- So this really is a case of how much for how much - we can only report what we have found out with this program (there was no evidence of anything malicious as far as we could tell) but I have listed it because a) for me at least the program itself did work despite all the other Cons and b) you can see what's been found out about this program so far and c) if you can get past some of the rough edges it is a lot cheaper than VideoRedo for HD editing. I (and others) have tried these programs before listing them here but as with all software - please take whatever precautions/backups/restore points you feel are necessary before installing anything.
Editing Applications Trialled To Date
This list will evolve not only as programs appear, but also as they get updated to newer versions. If anyone trials these products (in relation to the scope items at the top of the page) please note your findings on the main thread hdr-fox-t2-file-ts-editing so we can update the sections above. I'll also try to update the relevant version numbers in the list below so we can keep track of updated versions becoming available.
- Avidemux - free - even with the audio offset the audio is always behind the video. Doesn't like HD files
- AVSVideo Editor - paid -
- AVSVideo Remaker - paid -
- Easy Video Splitter - free - wont recognise the ts files to load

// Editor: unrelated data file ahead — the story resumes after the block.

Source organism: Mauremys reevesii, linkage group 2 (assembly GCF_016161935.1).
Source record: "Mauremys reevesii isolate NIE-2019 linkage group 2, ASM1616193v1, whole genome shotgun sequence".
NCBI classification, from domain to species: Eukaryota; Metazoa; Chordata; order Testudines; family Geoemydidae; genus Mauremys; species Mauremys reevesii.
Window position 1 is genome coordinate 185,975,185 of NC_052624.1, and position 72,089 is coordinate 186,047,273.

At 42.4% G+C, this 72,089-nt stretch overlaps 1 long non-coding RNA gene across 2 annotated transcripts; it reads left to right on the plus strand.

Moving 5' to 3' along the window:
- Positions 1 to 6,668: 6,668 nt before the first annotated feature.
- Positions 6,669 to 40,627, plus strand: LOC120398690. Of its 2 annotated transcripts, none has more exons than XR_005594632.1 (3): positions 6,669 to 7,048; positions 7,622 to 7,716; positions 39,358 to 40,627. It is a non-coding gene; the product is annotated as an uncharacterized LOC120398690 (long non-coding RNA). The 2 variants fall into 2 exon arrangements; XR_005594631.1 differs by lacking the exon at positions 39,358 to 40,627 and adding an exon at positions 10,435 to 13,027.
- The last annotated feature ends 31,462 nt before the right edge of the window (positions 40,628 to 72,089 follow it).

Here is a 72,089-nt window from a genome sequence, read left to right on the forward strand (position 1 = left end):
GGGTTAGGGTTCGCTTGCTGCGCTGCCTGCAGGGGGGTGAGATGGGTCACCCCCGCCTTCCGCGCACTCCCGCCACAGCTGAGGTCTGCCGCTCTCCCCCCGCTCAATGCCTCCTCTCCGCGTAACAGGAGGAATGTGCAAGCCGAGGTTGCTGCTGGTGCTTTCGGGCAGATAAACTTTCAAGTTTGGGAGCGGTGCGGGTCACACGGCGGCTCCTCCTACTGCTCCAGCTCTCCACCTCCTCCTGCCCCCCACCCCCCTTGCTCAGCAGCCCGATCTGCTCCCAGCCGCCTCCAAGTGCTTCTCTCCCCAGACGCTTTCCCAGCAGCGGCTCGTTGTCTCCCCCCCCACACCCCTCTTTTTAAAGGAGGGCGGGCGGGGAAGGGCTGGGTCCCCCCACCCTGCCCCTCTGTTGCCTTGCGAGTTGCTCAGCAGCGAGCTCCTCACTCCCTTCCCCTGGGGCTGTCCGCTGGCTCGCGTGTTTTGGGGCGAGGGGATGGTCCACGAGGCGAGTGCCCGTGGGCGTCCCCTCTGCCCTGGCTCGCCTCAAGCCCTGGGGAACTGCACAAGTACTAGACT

- Freemake - free - see recommended
- H264Cutter - b******ered up my windows had to system restore!
- iWiSoft Video Convertor -
- Lightworks - free - professional movie industry tool - free but very hefty!
- LiVES - Linux Video Editing System - a ready made Linux distro containing a variety of Media editing tools built in and ready to use. Comes as an ISO for creating a bootup disc to run on your windows machine (can also create you a USB Stick bootup version). Openshot looked promising for SD although it struggled with an HD file. More playing required?
- Pinnacle video spin - didn't like the file types (and loads up some sort of P2P client? boo!)
- Power Video Cutter - lost the audio in the cut version
- SolveigMM AVI Trimmer+MKV - Free - is a pretty decent editor, but as its name suggests, it only works on .avi and .mkv files
- TSConvertor - not free
- TSSniper - free - an unfinished project as far as we can tell. Very neat interface, nice to use, but audio on outputs seemed locked to MP1 audio. Also didn't like HD
- Ultra Video splitter - also lost the audio in the cut version
- Videopad - paid - not bad but not as free as it suggests on their website
- VideoReDo - paid - see Recommended
- VLMC - VideoLanMovieCreator - from the makers of VLC Media Player - still very much Beta and experimental - one to watch if it ever progresses
- X2X Free Video Trim - needed rename to mp4, only SD, very basic transport controls
The key minimum requirements were: (draft scope - in progress)
- Take native *.ts files (SD and HD) as downloaded off the box and import/load straight into the Conversion program
- The output file should...TBC
Conversion Applications Trialled To Date
- Handbrake - free - Converter only - Will convert Hi-def with DD5.1 to mp4 of MKV
The key minimum requirements were: (draft scope - in progress)
Re-Authoring Applications Trialled To Date
Other External Lists/Links
- http://www.bandshed.net/AVLinux.html - AVLinux is something to help with trying Linux software on your Windows machines - a customised LiveCD/USB ISO specifically aimed at handling Multimedia. Includes AVIDemux, Cinelerra, KDenLive, LiVES and Openshot and other handy conversion and player utilities. There is of course the standard Ubuntu Live option but AVLinux claims to be tuned towards media work.